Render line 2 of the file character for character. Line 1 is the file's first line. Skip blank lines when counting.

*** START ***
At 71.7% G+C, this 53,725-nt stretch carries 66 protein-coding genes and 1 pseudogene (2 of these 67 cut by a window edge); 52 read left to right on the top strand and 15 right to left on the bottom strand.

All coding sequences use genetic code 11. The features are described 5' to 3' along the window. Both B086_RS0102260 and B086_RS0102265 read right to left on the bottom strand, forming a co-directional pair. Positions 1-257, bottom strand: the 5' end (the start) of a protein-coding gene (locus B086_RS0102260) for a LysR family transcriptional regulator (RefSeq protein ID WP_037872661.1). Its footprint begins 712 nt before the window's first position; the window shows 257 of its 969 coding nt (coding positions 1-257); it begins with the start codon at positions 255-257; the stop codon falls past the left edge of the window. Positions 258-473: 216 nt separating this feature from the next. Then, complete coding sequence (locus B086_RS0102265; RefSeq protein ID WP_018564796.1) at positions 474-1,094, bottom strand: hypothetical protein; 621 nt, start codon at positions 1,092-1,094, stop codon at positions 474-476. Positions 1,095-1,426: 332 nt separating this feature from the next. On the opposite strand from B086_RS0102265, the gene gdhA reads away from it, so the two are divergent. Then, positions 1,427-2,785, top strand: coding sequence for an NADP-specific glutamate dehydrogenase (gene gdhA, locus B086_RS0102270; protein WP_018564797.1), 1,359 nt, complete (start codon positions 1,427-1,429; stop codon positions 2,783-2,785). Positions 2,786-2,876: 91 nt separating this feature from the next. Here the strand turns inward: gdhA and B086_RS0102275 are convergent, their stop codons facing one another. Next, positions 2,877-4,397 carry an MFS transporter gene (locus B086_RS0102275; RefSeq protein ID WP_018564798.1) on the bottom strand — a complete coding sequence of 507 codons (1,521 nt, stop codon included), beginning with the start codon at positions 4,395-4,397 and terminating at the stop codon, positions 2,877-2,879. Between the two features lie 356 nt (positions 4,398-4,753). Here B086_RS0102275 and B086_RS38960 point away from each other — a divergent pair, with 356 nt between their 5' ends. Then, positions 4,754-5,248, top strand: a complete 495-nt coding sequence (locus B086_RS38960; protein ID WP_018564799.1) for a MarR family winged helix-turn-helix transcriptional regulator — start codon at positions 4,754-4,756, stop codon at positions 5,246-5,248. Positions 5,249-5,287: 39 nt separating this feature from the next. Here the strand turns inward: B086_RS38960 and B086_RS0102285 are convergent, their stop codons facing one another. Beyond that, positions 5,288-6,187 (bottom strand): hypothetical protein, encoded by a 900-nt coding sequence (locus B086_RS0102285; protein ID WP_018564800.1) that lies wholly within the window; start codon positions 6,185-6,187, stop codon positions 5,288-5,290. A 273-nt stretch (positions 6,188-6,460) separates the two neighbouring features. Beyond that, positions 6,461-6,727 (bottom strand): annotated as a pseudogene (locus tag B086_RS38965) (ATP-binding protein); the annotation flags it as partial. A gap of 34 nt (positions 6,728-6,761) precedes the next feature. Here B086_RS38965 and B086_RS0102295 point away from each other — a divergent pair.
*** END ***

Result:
All coding sequences use genetic code 11. The features are described 5' to 3' along the window. Both B086_RS0102260 and B086_RS0102265 read right to left on the bottom strand, forming a co-directional pair. Positions 1-257, bottom strand: the 5' end (the start) of a protein-coding gene (locus B086_RS0102260) for a LysR family transcriptional regulator (RefSeq protein ID WP_037872661.1). Its footprint begins 712 nt before the window's first position; the window shows 257 of its 969 coding nt (coding positions 1-257); it begins with the start codon at positions 255-257; the stop codon falls past the left edge of the window. Positions 258-473: 216 nt separating this feature from the next. Then, complete coding sequence (locus B086_RS0102265; RefSeq protein ID WP_018564796.1) at positions 474-1,094, bottom strand: hypothetical protein; 621 nt, start codon at positions 1,092-1,094, stop codon at positions 474-476. Positions 1,095-1,426: 332 nt separating this feature from the next. On the opposite strand from B086_RS0102265, the gene gdhA reads away from it, so the two are divergent. Then, positions 1,427-2,785, top strand: coding sequence for an NADP-specific glutamate dehydrogenase (gene gdhA, locus B086_RS0102270; protein WP_018564797.1), 1,359 nt, complete (start codon positions 1,427-1,429; stop codon positions 2,783-2,785). Positions 2,786-2,876: 91 nt separating this feature from the next. Here the strand turns inward: gdhA and B086_RS0102275 are convergent, their stop codons facing one another. Next, positions 2,877-4,397 carry an MFS transporter gene (locus B086_RS0102275; RefSeq protein ID WP_018564798.1) on the bottom strand — a complete coding sequence of 507 codons (1,521 nt, stop codon included), beginning with the start codon at positions 4,395-4,397 and terminating at the stop codon, positions 2,877-2,879. Between the two features lie 356 nt (positions 4,398-4,753). Here B086_RS0102275 and B086_RS38960 point away from each other — a divergent pair, with 356 nt between their 5' ends. Then, positions 4,754-5,248, top strand: a complete 495-nt coding sequence (locus B086_RS38960; protein ID WP_018564799.1) for a MarR family winged helix-turn-helix transcriptional regulator — start codon at positions 4,754-4,756, stop codon at positions 5,246-5,248. Positions 5,249-5,287: 39 nt separating this feature from the next. Here the strand turns inward: B086_RS38960 and B086_RS0102285 are convergent, their stop codons facing one another. Beyond that, positions 5,288-6,187 (bottom strand): hypothetical protein, encoded by a 900-nt coding sequence (locus B086_RS0102285; protein ID WP_018564800.1) that lies wholly within the window; start codon positions 6,185-6,187, stop codon positions 5,288-5,290. A 273-nt stretch (positions 6,188-6,460) separates the two neighbouring features. Beyond that, positions 6,461-6,727 (bottom strand): annotated as a pseudogene (locus tag B086_RS38965) (ATP-binding protein); the annotation flags it as partial. A gap of 34 nt (positions 6,728-6,761) precedes the next feature. Here B086_RS38965 and B086_RS0102295 point away from each other — a divergent pair.